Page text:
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20 Acute Exposure Guideline Levels 2.3. Developmental and Reproductive Toxicity Developmental and reproductive studies of human exposure to ethyl mer- captan were not available. 2.4. Genotoxicity Genotoxicity studies of human exposure to ethyl mercaptan were not available. 2.5. Carcinogenicity Carcinogenic studies of human exposure to ethyl mercaptan were not available. 2.6. Summary Data on human exposure to ethyl mercaptan are limited. Case reports of deaths from accidental exposure to ethyl mercaptan were not available. Nonle- thal toxicity data include a case report where high school students accidentally exposed to ethyl mercaptan experienced reversible dull headache, general dis- comfort, abdominal pain, vomiting, and diarrhea. Other data included odor- detection (identification) and olfactory-fatigue data but no accompanying health effects information, and a study showing slight changes in breathing rate in three individuals exposed to ethyl mercaptan for 20 min. Atmospheric generation and exposure concentration parameters were not described in detail for any of the human studies. Data on developmental and reproductive toxicity, genotoxicity, and carcinogenicity in humans were not available. 3. ANIMAL TOXICITY DATA 3.1. Acute Lethality 3.1.1. Mice Fairchild and Stokinger (1958) exposed groups of 10 Swiss-derived male mice (body weight 25-28 g) to ethyl mercaptan at 2,600, 3,150, 3,573, 4,438, or 4,832 ppm for 4 h, followed by a 15-day observation period. Vapor generation was achieved by either bubbling a stream of nitrogen gas through a midget frit- ted-glass bubbler, which contained liquid ethyl mercaptan, or by passage of ni- trogen into a borosilicate glass nebulizer containing the ethyl mercaptan. Target concentrations were maintained in an 18-L glass chamber by varying the ratio of volume flow of compressed air and compressed nitrogen. Ethyl mercaptan con- centrations during exposure periods were measured by absorption of vapors in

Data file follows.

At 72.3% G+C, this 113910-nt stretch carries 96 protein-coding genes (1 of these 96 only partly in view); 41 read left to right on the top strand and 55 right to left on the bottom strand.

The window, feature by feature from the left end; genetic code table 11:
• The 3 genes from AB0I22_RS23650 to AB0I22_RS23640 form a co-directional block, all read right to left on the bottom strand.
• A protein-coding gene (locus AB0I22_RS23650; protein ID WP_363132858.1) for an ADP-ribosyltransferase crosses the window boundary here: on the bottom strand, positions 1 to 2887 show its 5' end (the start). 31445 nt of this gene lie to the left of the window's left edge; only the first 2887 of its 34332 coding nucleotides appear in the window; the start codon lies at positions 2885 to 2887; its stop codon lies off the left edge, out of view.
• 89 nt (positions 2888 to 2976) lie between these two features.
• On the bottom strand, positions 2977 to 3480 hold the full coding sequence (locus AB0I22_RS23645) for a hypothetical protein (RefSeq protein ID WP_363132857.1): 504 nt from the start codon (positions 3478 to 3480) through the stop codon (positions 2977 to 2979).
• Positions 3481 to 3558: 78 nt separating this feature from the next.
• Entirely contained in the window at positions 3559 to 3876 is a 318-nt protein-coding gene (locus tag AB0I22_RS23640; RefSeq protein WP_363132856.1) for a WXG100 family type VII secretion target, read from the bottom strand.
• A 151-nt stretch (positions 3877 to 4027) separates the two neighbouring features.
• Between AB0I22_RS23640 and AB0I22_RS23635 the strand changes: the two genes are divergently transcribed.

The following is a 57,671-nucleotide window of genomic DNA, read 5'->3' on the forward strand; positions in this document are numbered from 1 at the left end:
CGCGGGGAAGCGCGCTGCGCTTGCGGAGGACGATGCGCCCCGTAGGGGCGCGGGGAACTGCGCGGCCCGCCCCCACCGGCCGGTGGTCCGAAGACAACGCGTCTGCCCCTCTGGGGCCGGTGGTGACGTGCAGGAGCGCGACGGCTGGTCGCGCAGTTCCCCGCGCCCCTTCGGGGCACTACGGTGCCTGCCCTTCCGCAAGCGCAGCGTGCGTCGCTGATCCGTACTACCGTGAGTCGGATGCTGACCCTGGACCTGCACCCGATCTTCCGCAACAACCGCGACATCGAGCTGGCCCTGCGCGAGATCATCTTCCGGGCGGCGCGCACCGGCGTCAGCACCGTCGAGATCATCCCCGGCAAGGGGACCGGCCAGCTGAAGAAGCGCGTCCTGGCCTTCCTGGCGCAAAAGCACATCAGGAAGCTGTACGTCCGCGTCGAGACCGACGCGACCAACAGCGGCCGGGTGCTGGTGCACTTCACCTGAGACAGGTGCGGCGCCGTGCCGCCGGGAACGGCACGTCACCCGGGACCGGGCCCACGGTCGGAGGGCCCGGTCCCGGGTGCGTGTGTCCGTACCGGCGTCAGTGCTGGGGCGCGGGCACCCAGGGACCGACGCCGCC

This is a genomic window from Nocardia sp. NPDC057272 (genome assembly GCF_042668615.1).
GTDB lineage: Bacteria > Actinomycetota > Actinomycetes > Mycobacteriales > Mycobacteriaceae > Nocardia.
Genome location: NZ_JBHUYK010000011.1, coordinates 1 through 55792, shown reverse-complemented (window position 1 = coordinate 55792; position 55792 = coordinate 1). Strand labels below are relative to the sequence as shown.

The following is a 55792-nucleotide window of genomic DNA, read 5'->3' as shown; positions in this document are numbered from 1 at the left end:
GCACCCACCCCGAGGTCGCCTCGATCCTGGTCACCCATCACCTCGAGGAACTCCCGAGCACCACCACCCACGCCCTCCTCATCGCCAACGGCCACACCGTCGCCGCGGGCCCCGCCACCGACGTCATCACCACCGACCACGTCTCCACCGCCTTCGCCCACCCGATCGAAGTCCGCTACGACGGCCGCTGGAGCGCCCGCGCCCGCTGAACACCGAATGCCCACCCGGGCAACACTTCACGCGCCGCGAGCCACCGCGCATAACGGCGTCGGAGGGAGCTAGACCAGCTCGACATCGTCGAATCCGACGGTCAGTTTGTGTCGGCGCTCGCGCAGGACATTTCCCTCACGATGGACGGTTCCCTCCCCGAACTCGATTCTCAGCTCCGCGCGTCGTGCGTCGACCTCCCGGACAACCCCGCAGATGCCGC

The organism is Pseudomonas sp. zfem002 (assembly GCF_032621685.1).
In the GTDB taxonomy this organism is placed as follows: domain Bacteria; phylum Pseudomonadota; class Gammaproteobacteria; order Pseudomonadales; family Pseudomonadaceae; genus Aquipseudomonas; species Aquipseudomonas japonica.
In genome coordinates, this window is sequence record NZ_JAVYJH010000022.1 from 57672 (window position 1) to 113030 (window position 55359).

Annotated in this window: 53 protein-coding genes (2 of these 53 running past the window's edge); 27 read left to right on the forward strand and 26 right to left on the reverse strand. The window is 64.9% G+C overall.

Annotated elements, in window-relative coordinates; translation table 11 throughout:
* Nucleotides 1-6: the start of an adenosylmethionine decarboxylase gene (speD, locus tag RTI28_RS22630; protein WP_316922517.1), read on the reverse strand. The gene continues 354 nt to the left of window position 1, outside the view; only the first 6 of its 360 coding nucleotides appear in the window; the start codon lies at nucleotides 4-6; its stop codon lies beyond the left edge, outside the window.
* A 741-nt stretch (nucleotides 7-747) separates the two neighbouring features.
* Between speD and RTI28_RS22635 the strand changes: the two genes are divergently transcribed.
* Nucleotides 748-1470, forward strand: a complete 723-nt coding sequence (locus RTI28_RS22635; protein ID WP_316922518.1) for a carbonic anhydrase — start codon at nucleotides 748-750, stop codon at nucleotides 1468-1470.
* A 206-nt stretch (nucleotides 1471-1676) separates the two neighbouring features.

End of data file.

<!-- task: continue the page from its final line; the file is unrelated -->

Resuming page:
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Ethyl Mercaptan 21 either isopropyl alcohol or acetone containing an excess of silver nitrate and titrating the uncombined silver amperometrically. Chamber concentrations dur- ing tests were uniform after the first 30 min; mean variation for all exposures was approximately 4%. Clinical signs included increased respiration and rest- lessness (hyperactivity), uncoordinated movement, staggering gait, muscular weakness, partial skeletal muscle paralysis beginning in the hind limbs, light to severe cyanosis, tolerance of a prone position, and mild to heavy sedation. Ani- mals exposed to “maximal lethal concentrations” typically died from respiratory arrest during exposure or shortly after removal from the chamber. Animals ex- posed to “minimal lethal concentrations” typically died while in a semiconscious condition of “long duration”. Surviving animals often remained in a semicon- scious state of sedation and lethargy for 4- to 6-h post-exposure before showing signs of recovery. An LC50 value (lethal concentration, 50% lethality) of 2,770 ppm, LC05 value (lethal concentration, 5% lethality) of 2,498 ppm, and LC01 value of 2,250 ppm were calculated by the method of Litchfield and Wilcoxon (1949). A BMC01 (benchmark concentration with 1% response) of 1,921 ppm and BMCL05 (benchmark concentration, 95% lower confidence limit with 5% response) of 1,545 ppm were also calculated. Mortality data are summarized in Table 1-5. 3.1.2. Rats Fairchild and Stokinger (1958) exposed groups of five or six Wistar- derived male rats (body weight 180-220 g) to ethyl mercaptan at 2,600, 3,150, 3,573, 4,438, 4,832, 4,868, 5,100, or 5,125 ppm for 4 h, followed by a 15-day observation period. Vapor generation and test chamber analysis is similar to that described for studies in mice (see Section 3.1.1). Clinical signs included in- creased respiration and restlessness (hyperactivity), incoordinated movement, staggering gait, muscular weakness, partial skeletal muscle paralysis beginning in the hind limbs, light to severe cyanosis, tolerance of a prone position, and mild to heavy sedation. Animals exposed to “maximal lethal concentrations” typically died from respiratory arrest during exposure or shortly after removal from the chamber. Animals exposed to “minimal lethal concentrations” typically died while in a semiconscious condition of “long duration”. Surviving animals often remained in a semiconscious state of sedation and lethargy for 4- to 6-h post-exposure before showing signs of recovery. An LC50 value of 4,420 ppm, LC05 value of 4,120 ppm, and LC01 value of 3,808 ppm were calculated by the method of Litchfield and Wilcoxon (1949). Mortality data are summarized in Table 1-5. Fairchild and Stokinger (1958) also administered ethyl mercaptan by oral gavage or intraperitoneal injection to Wistar-derived male rats, followed by 15- day observation periods. An oral LD50 (lethal dose, 50% mortality) of 682 mg/kg and an intraperitoneal LD50 of 226 mg/kg were reported.